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Michael DeSimone

Beginning Friday, May 1, 2015 at noon, the RWU Colleague system will be unavailable for a short time due to system upgrades. This will mean that you will not be able to register online, access your grades, request transcripts, etc. until the system is reactivated. We anticipate that the Colleague system will be available again by May 11, 2015. We will notify you when the system upgrade is complete and access is restored.

Please submit all requests to registrar@rwu.edu and they will be processed based upon the date of receipt.

To ensure that you are enrolled in the Summer and Fall course(s) of your choice, you are encouraged to register online for courses prior to May 1st. Students who cannot register by May 1st can take advantage of the following options:

  1. Contact your academic advisor who will complete the Summer and/or Fall registration form(s) on your behalf and document your request so SCS can manually enroll you in the course(s). Students who have questions regarding their assigned advisor can contact Mary Cooney at 401-254-4805 or mcooney@rwu.edu.
  2. Register online when the system upgrade is complete and access is restored.

 

Michael DeSimone, Esq.
Adjunct Professor
Contact Information
Areas of Expertise: 
Paralegal Studies

“Practicing Law and teaching as an adjunct professor for more than twenty year at the college level and in the RI prison system has taught me that everyone, regardless of their background or experience, has something to offer that we can all learn from.    I am truly amazed each and every semester with the quality of our students and their eagerness to learn”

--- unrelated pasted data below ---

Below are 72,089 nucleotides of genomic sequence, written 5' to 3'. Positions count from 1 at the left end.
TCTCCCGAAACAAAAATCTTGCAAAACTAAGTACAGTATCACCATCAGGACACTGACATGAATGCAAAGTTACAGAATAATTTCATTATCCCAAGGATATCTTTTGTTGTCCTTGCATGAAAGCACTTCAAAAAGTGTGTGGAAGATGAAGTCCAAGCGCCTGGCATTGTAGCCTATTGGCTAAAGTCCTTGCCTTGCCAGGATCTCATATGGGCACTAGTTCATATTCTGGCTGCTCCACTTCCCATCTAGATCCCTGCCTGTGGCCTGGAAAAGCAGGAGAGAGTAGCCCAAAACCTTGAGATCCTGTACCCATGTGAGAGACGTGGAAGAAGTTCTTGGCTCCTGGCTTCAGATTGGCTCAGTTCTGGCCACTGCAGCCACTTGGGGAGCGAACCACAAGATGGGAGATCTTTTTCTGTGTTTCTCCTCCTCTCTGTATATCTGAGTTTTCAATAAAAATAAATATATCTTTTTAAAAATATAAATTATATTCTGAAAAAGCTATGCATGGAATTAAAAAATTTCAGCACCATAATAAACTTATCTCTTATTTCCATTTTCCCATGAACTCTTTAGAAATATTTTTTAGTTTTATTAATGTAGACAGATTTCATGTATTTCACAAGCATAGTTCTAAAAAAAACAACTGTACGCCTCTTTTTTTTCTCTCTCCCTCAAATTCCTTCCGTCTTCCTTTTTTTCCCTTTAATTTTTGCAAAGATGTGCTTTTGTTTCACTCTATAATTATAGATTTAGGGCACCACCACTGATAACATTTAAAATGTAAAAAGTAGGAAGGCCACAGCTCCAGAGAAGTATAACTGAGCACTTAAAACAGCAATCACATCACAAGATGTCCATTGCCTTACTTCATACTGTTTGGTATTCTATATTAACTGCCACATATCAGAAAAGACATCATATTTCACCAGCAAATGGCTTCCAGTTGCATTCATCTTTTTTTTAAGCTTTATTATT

Mr. DeSimone’s undergraduate degree is in Engineering and Management from Roger Williams University.  He also received his Juris Doctorate from New England School of Law in Boston, MA.  He truly appreciated the faculty members that helped to guide him along the way and now is proud to be on the giving side of the equation.

Law in Contemporary Society requires the critical skill of debating current legal issues as they relate to the Constitution.   Students quickly learn that there is no “perfect” or “right” answer.  Through our many debated topics, students are required to read, research, form an opinion and argue their legal opinion, while expanding their thoughts and respecting others that embrace different views.  Even though we must respect adversarial views we must also be ready to persuasively argue our legal point.  The skills they develop during the semester will aid through all walks of live.  There will be many situations in their legal careers that will require patience, quick thinking and understanding.